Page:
Olaf the Stout was a Norwegian Viking king. He was a barrel-chested, powerful leader and a ruthless tyrant. His goal was to build a united nation out of the sea kingdoms.
Olaf recognized the value of Christian institutions for establishing legitimacy in nation building. He could see that church institutions made a country seem more legit. So Olaf pushed for Christianizing Norway.
Once he succeeded, the Catholic church felt the need to keep Norway solidly in the church fold. So they established Olaf as a symbol. After he died, they immediately canonized him. Now we call him St. Olaf.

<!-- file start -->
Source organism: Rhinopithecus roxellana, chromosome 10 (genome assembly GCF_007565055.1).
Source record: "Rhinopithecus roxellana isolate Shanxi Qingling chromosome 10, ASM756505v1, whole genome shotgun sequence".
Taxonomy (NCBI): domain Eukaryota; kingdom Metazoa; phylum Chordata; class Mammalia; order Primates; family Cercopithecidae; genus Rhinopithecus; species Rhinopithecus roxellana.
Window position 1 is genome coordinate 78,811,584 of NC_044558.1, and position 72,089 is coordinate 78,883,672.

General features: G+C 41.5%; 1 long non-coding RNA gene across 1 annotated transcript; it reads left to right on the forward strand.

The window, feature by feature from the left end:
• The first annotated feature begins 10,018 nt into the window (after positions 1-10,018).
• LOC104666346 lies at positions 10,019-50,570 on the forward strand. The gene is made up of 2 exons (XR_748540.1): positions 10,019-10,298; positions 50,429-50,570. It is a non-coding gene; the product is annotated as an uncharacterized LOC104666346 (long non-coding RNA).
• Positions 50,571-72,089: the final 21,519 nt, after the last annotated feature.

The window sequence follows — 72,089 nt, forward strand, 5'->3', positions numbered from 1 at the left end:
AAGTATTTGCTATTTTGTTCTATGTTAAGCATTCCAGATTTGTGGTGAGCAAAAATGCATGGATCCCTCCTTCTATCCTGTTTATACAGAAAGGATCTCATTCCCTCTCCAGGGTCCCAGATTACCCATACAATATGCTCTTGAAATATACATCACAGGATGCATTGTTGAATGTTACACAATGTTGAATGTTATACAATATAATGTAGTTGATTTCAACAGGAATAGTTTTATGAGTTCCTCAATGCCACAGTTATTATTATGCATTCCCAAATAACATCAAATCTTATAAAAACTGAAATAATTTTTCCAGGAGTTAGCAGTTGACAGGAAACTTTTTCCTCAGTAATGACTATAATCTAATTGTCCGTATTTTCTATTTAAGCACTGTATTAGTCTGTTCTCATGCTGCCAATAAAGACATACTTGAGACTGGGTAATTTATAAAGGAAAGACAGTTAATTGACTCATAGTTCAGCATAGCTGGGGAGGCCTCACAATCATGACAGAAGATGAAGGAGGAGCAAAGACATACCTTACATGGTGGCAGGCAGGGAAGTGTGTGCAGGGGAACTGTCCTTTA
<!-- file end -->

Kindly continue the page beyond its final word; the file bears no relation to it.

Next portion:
Their strategy worked. As soon as Viking kingdoms were Christianized, they stopped killing, raping, and looting the rest of Europe. And symbols such as St. Olaf played critical roles in changing mindsets.
The strategy is common today. For me, Robert E. Lee had always represented patriotism and states’ rights. Recently, however, someone skillful in manipulating public opinion decided that Robert E. Lee will now symbolize slavery and oppression. Other examples abound.
::: The story makes me wonder: what do I symbolize? :::
This exercise is useful. I challenge you to try it: What do you symbolize?
When people hear your name, what do they think:
- Razor-sharp analytical skill?
- XBOX master?
- Trivia buff?
- Anxiety cat?